he was open enough to really hear the explanations from the three serious economists on the witness panel. These misunderstandings really are an important part of the choices we face.

For example: "Under cap-and-trade, each company knows what targets it has to meet, and it knows it has to meet them. But under a carbon tax, you can't predict what the company will do, because it could just pay the tax and forget it. That's a fundamental difference, no?"

No. Under cap-and-trade, they can also just buy emission allowances and forget it. What matters is the price of carbon they must pay. Both systems are basically equivalent, for the individual firm which does not get special kickbacks.

Another example: "Under cap-and-trade, we can allocate the auction revenue or emission allowances to do other worthy things. But under a carbon tax, we couldn't do that."

No. In fact, CBO has ruled that giving away emission allowances is the same as giving away money. Many people FEEL less embarrassed about giving away allowances -- but they shouldn't be! Since auction revenues and carbon tax revenues are both money coming into the Treasury, they pose the same set of opportunities and questions.

Finally, what most environmental lobbyists believe: "Under cap-and-trade, we can get a guarantee that certain targets will be met precisely. Under a carbon tax, we can't."

Guess what. THIS IS NOT TRUE EITHER. This is EXTREMELY important to understand, because of the international implications and because of the need for better focus in understanding what we are arguing about.

In practice, there is fair amount of imprecision in the House bill anyway, despite vigorous attempts to "nail down that we will meet the targets precisely." The target is 83% reduction by 2050. But EPA predicts only a 44% reduction by 2050. Close enough for lobby/government work???

If we choose to, we could construct an adaptive formula to DECIDE the natonal carbon price, the level of the carbon tax. When emissions are above the desired trajectory, the price could go up. When they are on track, it could be held steady. EXACT tracking may not happen, but, in fact, it can be made a whole lot closer than the House Bill is in holding to a target. With lags and quarterly data (as the plans for quarterly auctions require), it is VERY workable. It would not move prices as fast as a cap-and-trade market might, but this is an advantage when the ultimate product (CO2 in the atmosphere) is an accumulation over time anyway, and when volatility would make the market less efficient.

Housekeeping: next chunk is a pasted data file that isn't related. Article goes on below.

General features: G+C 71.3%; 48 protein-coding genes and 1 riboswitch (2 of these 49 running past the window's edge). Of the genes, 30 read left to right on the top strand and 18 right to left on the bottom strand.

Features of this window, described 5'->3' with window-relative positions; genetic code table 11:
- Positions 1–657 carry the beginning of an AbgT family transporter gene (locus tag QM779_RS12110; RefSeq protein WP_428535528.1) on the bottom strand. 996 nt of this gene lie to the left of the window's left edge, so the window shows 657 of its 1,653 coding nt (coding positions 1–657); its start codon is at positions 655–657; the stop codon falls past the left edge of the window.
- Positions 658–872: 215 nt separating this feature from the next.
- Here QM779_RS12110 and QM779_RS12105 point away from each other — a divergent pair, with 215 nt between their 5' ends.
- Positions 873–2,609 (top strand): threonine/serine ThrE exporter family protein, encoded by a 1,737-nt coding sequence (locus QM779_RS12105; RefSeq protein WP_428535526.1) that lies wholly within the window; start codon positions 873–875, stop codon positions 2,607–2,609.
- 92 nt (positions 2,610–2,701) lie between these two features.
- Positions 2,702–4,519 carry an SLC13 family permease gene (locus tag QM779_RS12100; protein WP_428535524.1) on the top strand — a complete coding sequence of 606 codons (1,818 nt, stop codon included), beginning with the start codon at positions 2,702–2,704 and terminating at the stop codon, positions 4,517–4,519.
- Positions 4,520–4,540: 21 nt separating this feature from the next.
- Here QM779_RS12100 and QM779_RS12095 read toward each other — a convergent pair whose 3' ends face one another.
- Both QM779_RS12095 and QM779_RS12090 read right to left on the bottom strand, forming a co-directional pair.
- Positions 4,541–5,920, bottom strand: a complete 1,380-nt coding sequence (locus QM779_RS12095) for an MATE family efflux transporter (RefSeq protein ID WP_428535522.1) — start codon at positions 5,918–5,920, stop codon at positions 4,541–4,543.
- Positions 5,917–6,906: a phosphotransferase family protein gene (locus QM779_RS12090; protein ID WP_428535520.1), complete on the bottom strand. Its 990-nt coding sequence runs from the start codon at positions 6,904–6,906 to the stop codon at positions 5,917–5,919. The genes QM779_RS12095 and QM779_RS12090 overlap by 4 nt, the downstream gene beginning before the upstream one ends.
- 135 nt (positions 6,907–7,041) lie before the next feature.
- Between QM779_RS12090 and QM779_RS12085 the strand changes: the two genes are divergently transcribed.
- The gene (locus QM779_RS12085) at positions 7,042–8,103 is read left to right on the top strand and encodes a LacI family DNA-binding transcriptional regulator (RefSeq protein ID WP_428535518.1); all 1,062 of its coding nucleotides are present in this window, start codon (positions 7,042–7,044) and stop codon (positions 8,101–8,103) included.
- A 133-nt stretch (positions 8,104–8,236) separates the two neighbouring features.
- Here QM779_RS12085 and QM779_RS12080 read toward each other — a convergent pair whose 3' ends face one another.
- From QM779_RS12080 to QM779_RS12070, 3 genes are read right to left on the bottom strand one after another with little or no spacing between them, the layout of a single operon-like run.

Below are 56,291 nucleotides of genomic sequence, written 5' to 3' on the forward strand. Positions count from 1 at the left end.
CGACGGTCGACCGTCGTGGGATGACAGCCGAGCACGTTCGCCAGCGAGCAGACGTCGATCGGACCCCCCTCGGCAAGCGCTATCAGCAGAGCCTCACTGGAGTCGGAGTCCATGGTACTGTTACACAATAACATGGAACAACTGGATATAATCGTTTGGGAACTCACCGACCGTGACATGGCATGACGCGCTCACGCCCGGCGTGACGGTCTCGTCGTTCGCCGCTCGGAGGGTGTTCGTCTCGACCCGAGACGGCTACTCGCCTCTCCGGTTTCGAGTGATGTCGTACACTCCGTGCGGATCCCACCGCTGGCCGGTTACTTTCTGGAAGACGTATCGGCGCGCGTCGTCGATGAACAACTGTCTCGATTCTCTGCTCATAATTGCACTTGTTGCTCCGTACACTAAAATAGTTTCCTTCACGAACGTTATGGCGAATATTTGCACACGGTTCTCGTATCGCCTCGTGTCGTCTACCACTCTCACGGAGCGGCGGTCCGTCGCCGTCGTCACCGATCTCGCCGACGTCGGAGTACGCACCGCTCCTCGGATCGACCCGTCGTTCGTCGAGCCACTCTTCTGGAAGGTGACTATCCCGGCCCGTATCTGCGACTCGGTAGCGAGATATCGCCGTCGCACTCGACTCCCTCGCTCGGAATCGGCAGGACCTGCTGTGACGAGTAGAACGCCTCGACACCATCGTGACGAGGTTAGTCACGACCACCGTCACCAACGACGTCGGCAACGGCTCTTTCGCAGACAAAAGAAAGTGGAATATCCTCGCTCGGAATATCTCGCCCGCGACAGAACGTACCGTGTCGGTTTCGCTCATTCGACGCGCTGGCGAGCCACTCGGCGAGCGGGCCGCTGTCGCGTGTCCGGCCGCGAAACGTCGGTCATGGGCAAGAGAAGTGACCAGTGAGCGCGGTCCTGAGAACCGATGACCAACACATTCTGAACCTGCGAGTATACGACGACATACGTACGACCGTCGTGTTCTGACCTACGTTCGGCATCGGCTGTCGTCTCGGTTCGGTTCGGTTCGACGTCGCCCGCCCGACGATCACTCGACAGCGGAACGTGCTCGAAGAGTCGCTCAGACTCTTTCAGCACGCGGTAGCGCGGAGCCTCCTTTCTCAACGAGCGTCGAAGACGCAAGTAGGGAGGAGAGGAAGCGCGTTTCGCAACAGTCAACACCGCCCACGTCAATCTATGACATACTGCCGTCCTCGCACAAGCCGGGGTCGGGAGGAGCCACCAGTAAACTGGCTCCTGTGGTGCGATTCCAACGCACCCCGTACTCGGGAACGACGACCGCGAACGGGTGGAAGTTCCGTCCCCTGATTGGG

This is important to the international situation, because a global carbon price and a global adaptation mechanism is the only half-way plausible mechanism available to meet GLOBAL targets on GLOBAL emissions, which are the only things that really matter here!  There is absolutely no need and no sense in negotiating separate national targets, if such were even possible anyway.

HERE IS ANOTHER WAY TO LOOK AT THIS: If anyone out there really believes those EPA forecasts about the House bill (the source of the "cheap as a postage stamp" claim), WHY BOTHER WITH THE TRADING? Why bother with auctions? Why not simply sell emission allowances directly at the price given in the EPA forecasts? Or better... to keep it even simper... why not allow firms to just pay that price per ton of CO2 at the end of each year, as part of their taxes?

Of course, there are still some differences of opinion out there about what the carbon prices or targets should actually be, at the present time. For an international system, I don't think that an "automated system, where the computer decides" is all that realistic; that's why some new international councils and voting rules would be needed, IN ADDITION to whatever automated rules constrain the system.